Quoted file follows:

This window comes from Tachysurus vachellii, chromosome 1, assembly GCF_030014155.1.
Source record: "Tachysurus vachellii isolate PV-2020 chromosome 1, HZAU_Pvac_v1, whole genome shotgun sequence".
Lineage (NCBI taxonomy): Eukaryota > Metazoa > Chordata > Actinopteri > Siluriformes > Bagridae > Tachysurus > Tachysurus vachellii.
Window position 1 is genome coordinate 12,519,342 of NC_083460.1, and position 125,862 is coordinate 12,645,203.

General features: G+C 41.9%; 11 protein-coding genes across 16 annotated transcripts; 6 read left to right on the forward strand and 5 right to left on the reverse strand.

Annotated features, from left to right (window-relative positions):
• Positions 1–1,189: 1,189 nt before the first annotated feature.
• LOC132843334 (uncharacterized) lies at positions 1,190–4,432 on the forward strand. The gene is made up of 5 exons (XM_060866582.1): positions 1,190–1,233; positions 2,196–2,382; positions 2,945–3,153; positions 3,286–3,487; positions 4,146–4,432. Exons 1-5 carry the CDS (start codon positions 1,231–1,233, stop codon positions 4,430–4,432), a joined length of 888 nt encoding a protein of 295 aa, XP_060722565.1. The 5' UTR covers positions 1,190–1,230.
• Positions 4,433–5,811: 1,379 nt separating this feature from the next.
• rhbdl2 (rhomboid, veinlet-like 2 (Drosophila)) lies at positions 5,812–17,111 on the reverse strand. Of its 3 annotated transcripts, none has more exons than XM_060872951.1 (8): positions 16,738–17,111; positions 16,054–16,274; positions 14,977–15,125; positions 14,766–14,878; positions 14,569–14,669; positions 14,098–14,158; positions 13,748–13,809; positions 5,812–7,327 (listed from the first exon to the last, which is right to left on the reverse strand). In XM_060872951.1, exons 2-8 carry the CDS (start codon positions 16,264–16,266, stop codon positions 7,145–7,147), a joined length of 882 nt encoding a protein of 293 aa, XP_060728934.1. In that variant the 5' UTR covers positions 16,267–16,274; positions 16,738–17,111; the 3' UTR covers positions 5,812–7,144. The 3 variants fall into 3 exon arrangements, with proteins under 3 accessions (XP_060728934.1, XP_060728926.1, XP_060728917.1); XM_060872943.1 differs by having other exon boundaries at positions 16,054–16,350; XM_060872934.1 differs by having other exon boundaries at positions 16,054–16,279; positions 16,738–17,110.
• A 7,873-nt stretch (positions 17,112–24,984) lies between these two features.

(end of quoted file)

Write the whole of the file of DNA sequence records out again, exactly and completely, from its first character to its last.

This window comes from Tachysurus vachellii, chromosome 1, assembly GCF_030014155.1.
Source record: "Tachysurus vachellii isolate PV-2020 chromosome 1, HZAU_Pvac_v1, whole genome shotgun sequence".
Lineage (NCBI taxonomy): Eukaryota > Metazoa > Chordata > Actinopteri > Siluriformes > Bagridae > Tachysurus > Tachysurus vachellii.
Window position 1 is genome coordinate 12,519,342 of NC_083460.1, and position 125,862 is coordinate 12,645,203.

General features: G+C 41.9%; 11 protein-coding genes across 16 annotated transcripts; 6 read left to right on the forward strand and 5 right to left on the reverse strand.

Annotated features, from left to right (window-relative positions):
• Positions 1–1,189: 1,189 nt before the first annotated feature.
• LOC132843334 (uncharacterized) lies at positions 1,190–4,432 on the forward strand. The gene is made up of 5 exons (XM_060866582.1): positions 1,190–1,233; positions 2,196–2,382; positions 2,945–3,153; positions 3,286–3,487; positions 4,146–4,432. Exons 1-5 carry the CDS (start codon positions 1,231–1,233, stop codon positions 4,430–4,432), a joined length of 888 nt encoding a protein of 295 aa, XP_060722565.1. The 5' UTR covers positions 1,190–1,230.
• Positions 4,433–5,811: 1,379 nt separating this feature from the next.
• rhbdl2 (rhomboid, veinlet-like 2 (Drosophila)) lies at positions 5,812–17,111 on the reverse strand. Of its 3 annotated transcripts, none has more exons than XM_060872951.1 (8): positions 16,738–17,111; positions 16,054–16,274; positions 14,977–15,125; positions 14,766–14,878; positions 14,569–14,669; positions 14,098–14,158; positions 13,748–13,809; positions 5,812–7,327 (listed from the first exon to the last, which is right to left on the reverse strand). In XM_060872951.1, exons 2-8 carry the CDS (start codon positions 16,264–16,266, stop codon positions 7,145–7,147), a joined length of 882 nt encoding a protein of 293 aa, XP_060728934.1. In that variant the 5' UTR covers positions 16,267–16,274; positions 16,738–17,111; the 3' UTR covers positions 5,812–7,144. The 3 variants fall into 3 exon arrangements, with proteins under 3 accessions (XP_060728934.1, XP_060728926.1, XP_060728917.1); XM_060872943.1 differs by having other exon boundaries at positions 16,054–16,350; XM_060872934.1 differs by having other exon boundaries at positions 16,054–16,279; positions 16,738–17,110.
• A 7,873-nt stretch (positions 17,112–24,984) lies between these two features.